The prospect of welcoming a new baby boy into the world generally caused celebration in Mesopotamia–but for the local king, known as Nimrod, the impending birth of Abraham was a nightmare.
The Baha’i teachings outline the story this way:
Among the Prophets was Abraham, the Friend of God. Ere He manifested Himself, Nimrod dreamed a dream. Thereupon, he summoned the soothsayers, who informed him of the rise of a star in the heaven. Likewise, there appeared a herald who announced throughout the land the coming of Abraham. – Baha’u’llah, The Book of Certitude, pp. 62-63.
Jewish tradition explains that the rise of a star signaled the birth of a child who would forever change the way religion was practiced. At that time, the primary form of religion throughout Mesopotamia was polytheism, and the gods were worshipped in the form of carved, molded, or sculpted idols. The center of each city-state boasted at least one tall religious tower—a ziggurat— where public religious observances were performed. In addition, most families had household altars adorned with cherished idols.
When a king such as Nimrod was crowned, priests would invoke the blessings of the city’s gods upon him and thereby establish the king’s divine right to rule. The king, in turn, had an obligation to see that his subjects were faithful to the spiritual authority of the priests.
During that time, the close alliance between religion and government was financed through a complex system of agricultural taxation. A certain portion of the crops of the area “belonged” to the gods, which meant that baskets of grain, onions, dates, and other goods were brought to the priests to be acknowledged, measured, and stored. A portion of the collected produce was then redistributed to feed religious or government workers and those who had fallen on hard times. Another portion was used to fund public works projects, such as repairing roads, renovating the king’s palace, mending city walls, and keeping irrigation channels in good order.
When the system worked and the wealth was shared equitably, everyone flourished, the city stayed strong, and the kingship was stable. When war, famine, earthquakes, or other forces impaired the system, the resulting chaos could unseat the king and depose the priests. For Nimrod, the threat of being overtaken by a change in religion would have been as upsetting as hearing battering rams hit the gate of the city; surely nothing good could come of it.
The story of Nimrod and his priests is filled with twists, turns, and surprises. The first big surprise is that Nimrod isn’t at all who he seems to be. He couldn’t possibly have been the ruler of Ur because he had already been dead for centuries by the time Abraham was born. What’s more, the name Nimrod is nowhere to be found in the ancient lists of kings who ruled in various Mesopotamian cities during the time of Abraham. So why is he named as the king who “dreamed a dream?” Is scripture mistaken, or is there something lurking beneath the surface?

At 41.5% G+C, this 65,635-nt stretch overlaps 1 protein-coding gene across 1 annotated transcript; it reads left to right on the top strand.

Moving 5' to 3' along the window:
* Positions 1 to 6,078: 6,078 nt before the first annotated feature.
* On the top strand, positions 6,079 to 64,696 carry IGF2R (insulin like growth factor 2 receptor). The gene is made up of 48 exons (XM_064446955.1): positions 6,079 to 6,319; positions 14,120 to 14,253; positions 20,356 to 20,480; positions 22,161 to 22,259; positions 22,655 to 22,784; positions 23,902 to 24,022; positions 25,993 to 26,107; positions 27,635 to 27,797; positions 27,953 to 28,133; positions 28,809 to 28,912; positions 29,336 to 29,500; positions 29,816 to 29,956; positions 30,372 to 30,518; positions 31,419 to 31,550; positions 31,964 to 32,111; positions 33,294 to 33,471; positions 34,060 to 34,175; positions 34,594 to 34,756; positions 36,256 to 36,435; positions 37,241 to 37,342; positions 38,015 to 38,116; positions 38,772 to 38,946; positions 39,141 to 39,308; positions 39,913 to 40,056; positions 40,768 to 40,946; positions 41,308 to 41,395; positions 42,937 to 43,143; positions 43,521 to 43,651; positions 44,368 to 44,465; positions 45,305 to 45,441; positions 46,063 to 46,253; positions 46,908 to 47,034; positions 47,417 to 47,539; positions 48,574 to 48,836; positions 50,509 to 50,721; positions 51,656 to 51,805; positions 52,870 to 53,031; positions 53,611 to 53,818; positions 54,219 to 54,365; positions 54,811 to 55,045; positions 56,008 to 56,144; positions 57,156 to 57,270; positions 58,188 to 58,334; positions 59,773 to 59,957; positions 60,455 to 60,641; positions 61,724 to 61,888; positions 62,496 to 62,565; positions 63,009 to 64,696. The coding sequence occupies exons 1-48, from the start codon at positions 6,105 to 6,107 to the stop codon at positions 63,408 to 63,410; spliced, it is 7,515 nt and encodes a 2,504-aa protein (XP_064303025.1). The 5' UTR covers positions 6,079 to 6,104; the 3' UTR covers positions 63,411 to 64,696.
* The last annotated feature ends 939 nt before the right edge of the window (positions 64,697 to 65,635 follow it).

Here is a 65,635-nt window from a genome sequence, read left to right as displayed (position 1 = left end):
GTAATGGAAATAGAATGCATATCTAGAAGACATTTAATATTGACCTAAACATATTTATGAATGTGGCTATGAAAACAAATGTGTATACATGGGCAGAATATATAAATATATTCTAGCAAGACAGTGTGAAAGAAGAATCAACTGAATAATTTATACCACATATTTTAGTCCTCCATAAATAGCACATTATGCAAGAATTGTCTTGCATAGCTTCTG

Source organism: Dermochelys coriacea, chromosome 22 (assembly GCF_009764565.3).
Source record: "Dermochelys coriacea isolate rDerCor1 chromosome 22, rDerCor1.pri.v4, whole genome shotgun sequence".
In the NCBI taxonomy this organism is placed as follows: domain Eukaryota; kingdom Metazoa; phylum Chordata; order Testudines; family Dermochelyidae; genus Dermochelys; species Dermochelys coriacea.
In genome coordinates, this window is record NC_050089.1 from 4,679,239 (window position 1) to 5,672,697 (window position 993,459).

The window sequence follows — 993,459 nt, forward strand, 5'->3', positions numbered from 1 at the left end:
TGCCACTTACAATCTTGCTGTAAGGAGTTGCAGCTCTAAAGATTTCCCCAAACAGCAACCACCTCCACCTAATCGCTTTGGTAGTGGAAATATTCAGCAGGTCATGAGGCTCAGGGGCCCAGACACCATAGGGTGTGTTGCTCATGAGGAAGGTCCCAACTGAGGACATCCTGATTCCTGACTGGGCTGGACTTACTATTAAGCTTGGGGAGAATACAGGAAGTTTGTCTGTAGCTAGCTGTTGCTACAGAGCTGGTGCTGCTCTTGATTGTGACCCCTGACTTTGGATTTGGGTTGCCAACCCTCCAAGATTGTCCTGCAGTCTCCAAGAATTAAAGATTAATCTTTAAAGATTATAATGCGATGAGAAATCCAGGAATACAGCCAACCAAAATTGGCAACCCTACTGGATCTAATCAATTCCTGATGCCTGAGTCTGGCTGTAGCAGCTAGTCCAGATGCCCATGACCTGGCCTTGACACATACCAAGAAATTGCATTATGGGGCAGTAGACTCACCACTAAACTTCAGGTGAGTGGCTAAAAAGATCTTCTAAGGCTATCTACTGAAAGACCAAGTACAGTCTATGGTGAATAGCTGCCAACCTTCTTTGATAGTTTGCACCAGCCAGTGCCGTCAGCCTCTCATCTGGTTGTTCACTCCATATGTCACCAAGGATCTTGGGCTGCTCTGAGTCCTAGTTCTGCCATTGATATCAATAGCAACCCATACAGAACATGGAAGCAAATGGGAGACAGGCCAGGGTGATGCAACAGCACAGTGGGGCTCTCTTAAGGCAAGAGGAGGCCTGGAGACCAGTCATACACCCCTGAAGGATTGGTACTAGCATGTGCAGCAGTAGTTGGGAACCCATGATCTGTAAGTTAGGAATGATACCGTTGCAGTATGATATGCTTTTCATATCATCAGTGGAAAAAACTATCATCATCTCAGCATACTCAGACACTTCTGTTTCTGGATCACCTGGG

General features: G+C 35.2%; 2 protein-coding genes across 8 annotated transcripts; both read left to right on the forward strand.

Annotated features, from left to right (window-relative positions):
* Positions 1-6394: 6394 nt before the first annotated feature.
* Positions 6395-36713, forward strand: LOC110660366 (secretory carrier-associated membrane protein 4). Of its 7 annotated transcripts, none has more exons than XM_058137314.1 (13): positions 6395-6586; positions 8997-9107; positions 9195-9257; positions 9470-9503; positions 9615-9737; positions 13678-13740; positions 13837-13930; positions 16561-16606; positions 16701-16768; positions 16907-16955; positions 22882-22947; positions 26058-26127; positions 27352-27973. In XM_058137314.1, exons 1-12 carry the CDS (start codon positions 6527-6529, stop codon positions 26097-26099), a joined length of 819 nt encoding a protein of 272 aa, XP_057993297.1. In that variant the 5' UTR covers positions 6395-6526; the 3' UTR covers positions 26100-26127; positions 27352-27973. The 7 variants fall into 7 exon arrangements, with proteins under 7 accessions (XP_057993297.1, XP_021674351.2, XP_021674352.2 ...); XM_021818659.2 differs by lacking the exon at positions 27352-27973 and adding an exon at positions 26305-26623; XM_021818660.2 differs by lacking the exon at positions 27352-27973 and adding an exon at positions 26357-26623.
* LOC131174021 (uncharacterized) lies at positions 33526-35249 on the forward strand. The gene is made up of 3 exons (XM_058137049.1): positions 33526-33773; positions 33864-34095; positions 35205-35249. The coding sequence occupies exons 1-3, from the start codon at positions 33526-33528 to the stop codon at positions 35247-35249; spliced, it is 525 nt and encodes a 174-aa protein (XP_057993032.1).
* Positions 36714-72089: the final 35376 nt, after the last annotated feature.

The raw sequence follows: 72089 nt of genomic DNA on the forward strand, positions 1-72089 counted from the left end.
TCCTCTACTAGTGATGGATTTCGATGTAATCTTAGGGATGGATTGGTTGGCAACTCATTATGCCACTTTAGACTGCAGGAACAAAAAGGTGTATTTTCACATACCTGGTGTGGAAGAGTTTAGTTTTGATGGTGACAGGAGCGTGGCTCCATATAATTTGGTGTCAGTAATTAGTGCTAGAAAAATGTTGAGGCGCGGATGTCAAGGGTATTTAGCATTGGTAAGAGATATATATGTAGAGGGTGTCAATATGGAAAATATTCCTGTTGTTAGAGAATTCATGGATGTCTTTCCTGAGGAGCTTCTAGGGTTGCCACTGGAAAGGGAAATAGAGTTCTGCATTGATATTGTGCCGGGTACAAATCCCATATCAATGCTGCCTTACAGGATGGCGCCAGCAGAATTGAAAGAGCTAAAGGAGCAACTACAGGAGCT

According to the Old Testament, the original Nimrod was a great-grandson of Noah and “a mighty hunter before the Lord.” The reference to hunting sounds innocuous, but instead is an idomatic phrase filled with sinister undertones implying that Nimrod hunted men’s souls in an effort to turn them away from God. But, like an appetizer, this tidbit of information is intriguing without being satisfying. To understand Nimrod at a deeper, more mystical level, to unearth his motivation for hunting souls, and to appreciate why, even though he was no longer alive, his name was invoked in connection with Abraham, it is necessary to open the Old Testament and examine a perplexing event in the life of Noah—the Prophet who was Nimrod’s great-grandfather and also an ancestor of Abraham.
In the Book of Genesis, the drunkenness of Noah is described in these terms:
Noah, a man of the soil, was the first to plant a vineyard. He drank some of the wine and became drunk, and he lay uncovered in his tent. And Ham, the father of Canaan, saw the nakedness of his father, and told his two brothers outside.
Then Shem and Japheth took a garment, laid it on both their shoulders, and walked backwards and covered the nakedness of their father; their faces were turned away, and they did not see their father’s nakedness.
When Noah awoke from his wine and knew what his youngest son had done to him, he said, “Cursed be Canaan; lowest of slaves shall he be to his brothers.” He also said, “Blessed by the Lord my God be Shem; and let Canaan be his slave. May God make space for Japheth, and let him live in the tents of Shem; and let Canaan be his slave.”
After the flood Noah lived for three hundred and fifty years. All the days of Noah were nine hundred and fifty years; and he died. – Genesis
At first reading, this story comes across as crude, purposeless, and, with regard to periods of time, scientifically laughable. Moreover, Nimrod’s name is never mentioned (and there seems to be no possible connection to Abraham). At second glance, when some of the underlying meanings are extracted and ancient idioms clarified, it stands revealed as a profound parable about the life-changing choices people make when confronted by a Prophet who reveals divine truths that are difficult to understand and accept.
It also provides the origin of a religious disagreement divisive enough to produce shock waves that reverberated for centuries, eventually engulfing both Nimrod and Abraham.
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